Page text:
100 million adults in the United States have chronic pain conditions. Women are overrepresented in their number. Women of colour, even more so. There’s a tangled thread of circumstances that creates these imbalances, and it loops around to another problem: Intersectional oppression in the treatment of chronic pain, both medically and socially. Deep-seated social attitudes about pain, how people manage it, how people should manage it, and the kinds of people who experience chronic pain play key roles in how people living with conditions like fibromyalgia are perceived, and the results aren’t pretty.
Why do women experience pain more than men? This actually isn’t entirely well understood, although some gendered differences may have to do with genetics — cis women appear more pain-sensitive, for example. (Naturally, there’s little to no information on the trans community, and as usual in medical research, much of the data available revolves around studies conducted on middle-aged white men, who are treated as a ‘model’ or ‘universal’ patient, a particular problem with gendered conditions like pain.) What we do know is that in terms of the experience of pain, there’s a clear and very gendered divide.
That’s exacerbated by race, for a number of complicated reasons. One is very simple: Women of colour are more likely to work in professions that can expose them to an increased risk of occupational injuries associated with chronic pain. For example, the majority of housekeepers, private and professional, are women of colour, and housekeeping can cause long-term health problems as a result of strain. Women may be forced into retirement by back and shoulder issues, or could experience chronic pain throughout their careers and into retirement. Likewise, women of colour are more likely to work in the fields, and to perform a variety of other menial labour.
The perception of how women of colour interact with pain is also highly damaging. While women in general often find their pain dismissed as psychosomatic, unimportant, and not as real as men’s pain, women of colour are in an even more unpleasant position. Racist attitudes suggest that they don’t experience pain in the same way other women do, for example, a throwback to very old attitudes indeed about slavery and the value of Black and brown lives. While health care practitioners and members of society in general might not explicitly state that they think women of colour experience pain differently, they definitely act that way, demanding that they tough it out and putting heavy expectations on women of colour to work through pain.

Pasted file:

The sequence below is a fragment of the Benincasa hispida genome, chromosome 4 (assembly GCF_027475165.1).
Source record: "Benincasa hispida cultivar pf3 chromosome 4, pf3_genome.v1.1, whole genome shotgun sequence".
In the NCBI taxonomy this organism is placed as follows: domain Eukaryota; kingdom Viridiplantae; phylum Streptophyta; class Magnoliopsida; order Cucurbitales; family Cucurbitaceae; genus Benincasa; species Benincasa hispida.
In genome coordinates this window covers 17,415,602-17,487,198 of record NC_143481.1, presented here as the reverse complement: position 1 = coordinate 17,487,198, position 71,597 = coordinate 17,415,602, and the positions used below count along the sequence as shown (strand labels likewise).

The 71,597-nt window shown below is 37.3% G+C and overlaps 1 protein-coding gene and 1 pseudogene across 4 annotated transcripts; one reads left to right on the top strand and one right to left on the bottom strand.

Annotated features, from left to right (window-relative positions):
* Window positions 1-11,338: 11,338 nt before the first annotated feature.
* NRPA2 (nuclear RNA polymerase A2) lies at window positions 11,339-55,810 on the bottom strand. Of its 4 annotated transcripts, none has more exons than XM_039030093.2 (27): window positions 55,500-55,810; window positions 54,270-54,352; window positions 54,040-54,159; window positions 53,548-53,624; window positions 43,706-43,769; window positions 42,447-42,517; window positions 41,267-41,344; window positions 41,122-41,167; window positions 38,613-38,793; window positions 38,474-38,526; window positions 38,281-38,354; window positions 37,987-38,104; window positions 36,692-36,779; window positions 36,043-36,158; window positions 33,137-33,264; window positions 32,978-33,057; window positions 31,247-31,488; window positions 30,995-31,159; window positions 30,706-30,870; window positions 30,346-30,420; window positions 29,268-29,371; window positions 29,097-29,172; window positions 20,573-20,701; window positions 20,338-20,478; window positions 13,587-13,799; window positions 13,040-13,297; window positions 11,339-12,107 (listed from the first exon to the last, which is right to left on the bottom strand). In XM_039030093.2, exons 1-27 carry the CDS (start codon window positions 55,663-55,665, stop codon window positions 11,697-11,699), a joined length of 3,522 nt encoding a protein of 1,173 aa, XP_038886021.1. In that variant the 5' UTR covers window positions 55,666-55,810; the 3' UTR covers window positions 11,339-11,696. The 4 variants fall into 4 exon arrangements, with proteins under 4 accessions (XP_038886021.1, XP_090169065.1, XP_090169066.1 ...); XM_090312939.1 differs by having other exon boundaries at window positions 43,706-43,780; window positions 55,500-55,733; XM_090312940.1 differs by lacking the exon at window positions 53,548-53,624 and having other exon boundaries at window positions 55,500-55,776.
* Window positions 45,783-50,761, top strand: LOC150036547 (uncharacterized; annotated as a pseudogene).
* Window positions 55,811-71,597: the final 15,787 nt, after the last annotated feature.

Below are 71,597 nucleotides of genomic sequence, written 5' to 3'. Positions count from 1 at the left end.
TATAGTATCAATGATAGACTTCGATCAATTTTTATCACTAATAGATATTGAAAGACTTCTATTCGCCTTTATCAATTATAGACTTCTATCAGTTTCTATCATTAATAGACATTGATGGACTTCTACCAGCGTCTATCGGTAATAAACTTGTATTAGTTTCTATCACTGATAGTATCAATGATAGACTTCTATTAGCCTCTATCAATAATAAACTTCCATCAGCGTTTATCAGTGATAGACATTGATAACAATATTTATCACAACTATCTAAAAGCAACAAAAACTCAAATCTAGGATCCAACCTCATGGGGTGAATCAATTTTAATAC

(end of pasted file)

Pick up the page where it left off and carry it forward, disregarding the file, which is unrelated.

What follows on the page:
These attitudes compound with the belief that women of colour are drug seekers bent on getting high at every opportunity. Many pain management medications are related to drugs used recreationally, and some have dual-purpose uses, which presents a problem for all chronic pain patients, but especially those of colour. When you need medication that other people associate with getting high, and social attitudes suggest that you’re a bad social element, you’re going to have trouble accessing those medications, because people don’t understand how they work and how they’re used.
A Black woman who takes percocet to help her manage breakthrough pain is not the same as a white woman who takes the same drug for recreational uses. In an ideal world, either use wouldn’t matter, but it’s still important to separate medical and recreational uses of medications. Chronic pain patients need a reliable and safe supply of medications to keep them comfortable and manage their pain effectively, as the best pain care is that which keeps levels low consistently, rather than allowing pain to repeatedly stress the body by peaking and spiking. In addition to maintenance pain medications, they may need heavy-duty breakthrough pain management, all of which should be readily accessible so they don’t have to struggle with a doctor when they’re dealing with the stress of pain. They definitely don’t get high from medications like vicodin.
But because we stigmatise drug users, we punish chronic pain patients. Because we insist that chronic pain patients are drug seekers, especially if they are women of colour, we sentence women of colour to needless suffering that could be mitigated or alleviated altogether. Consistent pain management can radically improve quality of life, and yet it’s repeatedly denied on the grounds that we must protect society from the scourge of drug users. Even the reality of life on chronic pain medications — like the need to continue taking the medication in order to remain comfortable, and the risk of painful withdrawal if the medication is abruptly suspended — is erased in the interest of building up a dangerous mythology around them.
When we talk about intersectionality, this is one of the things we need. Social movements that purport to be about women should be concerned about chronic pain and its disproportionate impact on women, and should be pushing for a focus on researching the subject, studying why it appears more in women, and developing better pain management tools. (Some of the medications used today haven’t changed much in the last millenium.) And it’s even more troubling that there’s a highly racialised element to chronic pain management that also isn’t being addressed — what does it say about social movements that they ignore disability in the first place, let alone that they ignore such a clearly intersectional incidence of social injustice?
Image: Eros Galicia, Dani_vr, Flickr